Major General Henning Hermann Robert Karl von Tresckow (January 10, 1901 – July 21, 1944) was a Major General in the German Wehrmacht who organized German resistance against Adolf Hitler. He was described by the Gestapo as the "prime mover" and the "evil spirit" behind the July 20 plot to assassinate Hitler.

Early life

Tresckow was born in Magdeburg into a Prussian noble family with a long military tradition; his father, a cavalry general, had been present at Versailles in 1871. He received most of his early education from tutors on his family's remote rural estate; from 1913–1917 he was a student at the Gymnasium in the town of Goslar. Tresckow fought as one of the youngest soldiers with the rank of Lieutenant during World War I on the Western Front. In the Second Battle of the Marne, he earned the Iron Cross 1st class. At that time, the commander of the 1st Guards Infantry Regiment, Count Siegfried von Eulenberg, predicted that "You, Tresckow, will either become chief of the General Staff or die on the scaffold as a rebel."


After World War I, Tresckow took part in the suppression of the Spartacist movement in January 1919, but resigned from the Weimar Republic Reichswehr Army in 1920 in order to study and pursue a career in banking. In 1924, he embarked on a world journey, visiting Brazil and the eastern United States before he had to abandon it to take care of family possessions back home. Like members of many prominent Prussian families, Tresckow married into another family with long-standing military traditions. In 1926, he married Erika von Falkenhayn, only daughter of the chief of the General Staff from 1914–16, Erich von Falkenhayn, and returned to military service.

Plots against Hitler

Although he initially sympathized with the Nazis due to their opposition to the Treaty of Versailles, Tresckow condemned the 1934 Night of the Long Knives, in which many loyal Nazis were executed on Hitler's orders. After studies at the Kriegsakademie, he graduated as the best of the class of 1936, and was appointed to the German General Staff's 1st Department. Studying the possible scenarios of war, he recognized the risks and weaknesses in Hitler's desire to prepare for war in 1940. Memorial plaque for Erich Hoepner and Henning von Tresckow in the Bundeshaus, Berlin.

The 1938 Blomberg-Fritsch Affair alienated Tresckow and others from Hitler. As a result, he sought out civilians and soldiers who opposed Hitler, such as Erwin von Witzleben.

Tresckow opposed Germany's involvement in having started World War II, but in the spring of 1939, he served as an infantry division chief of staff in the invasion of Poland. Later in 1939 and into 1940, he served as a general staff officer under Gerd von Rundstedt and Erich von Manstein in Army Group A, culminating in the invasion of France in the spring of 1940. From 1941-1943, he served under Field Marshal Fedor von Bock, his uncle, and Field Marshal Günther von Kluge as chief operations officer of the German Army Group Center in the Soviet Union. Subsequently, he served in combat as the commanding officer of an infantry regiment defending the western bank of the Dnieper River in Ukraine. At the time of his death, he was serving as Chief of Staff of the 2nd Army, in areas which are now Belarus and eastern Poland. During his World War II service, he was awarded the German Cross in Gold and other decorations. When the mass shootings behind the lines were extended towards Jewish women and children, Treskow started to resume his resistance activities.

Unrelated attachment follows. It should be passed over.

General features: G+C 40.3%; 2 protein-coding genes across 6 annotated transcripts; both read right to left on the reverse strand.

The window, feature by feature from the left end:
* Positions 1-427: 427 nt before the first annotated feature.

Tresckow planned several assassination plots against Hitler and Heinrich Himmler, but all failed. On March 13, 1943 for example, after the Führer visited troops on the Eastern Front, Tresckow concealed explosives on Hitler's Condor plane in a package that purportedly contained bottles of cognac. Tresckow asked Lieutenant Colonel Heinz Brandt who was traveling with Hitler to take the package to another officer named Helmuth Stieff at Hitler's headquarters in East Prussia, to pay up for a lost bet. After news was received that Hitler had returned safely to his East Prussian base, it was obvious that the bomb had failed to detonate (probably due to the extremely low temperature in the unheated luggage compartment, thereby preventing the fuse from working). Tresckow's cousin and military aide-de-camp, Lieutenant Fabian von Schlabrendorff, retrieved the package to prevent discovery of the plot.


After Claus von Stauffenberg's assassination attempt on Hitler and the following coup in Berlin (21 July 1944) had failed, Tresckow decided to commit suicide near the front on 21 July. To protect others, he pretended there was a partisan attack and killed himself with a hand grenade in Ostrow near Białystok. It blew his head off. He was buried in the family home in Wartenberg. When the Nazis learned about his connections in late August, his coffin was excavated and taken to the crematorium of Sachsenhausen concentration camp.

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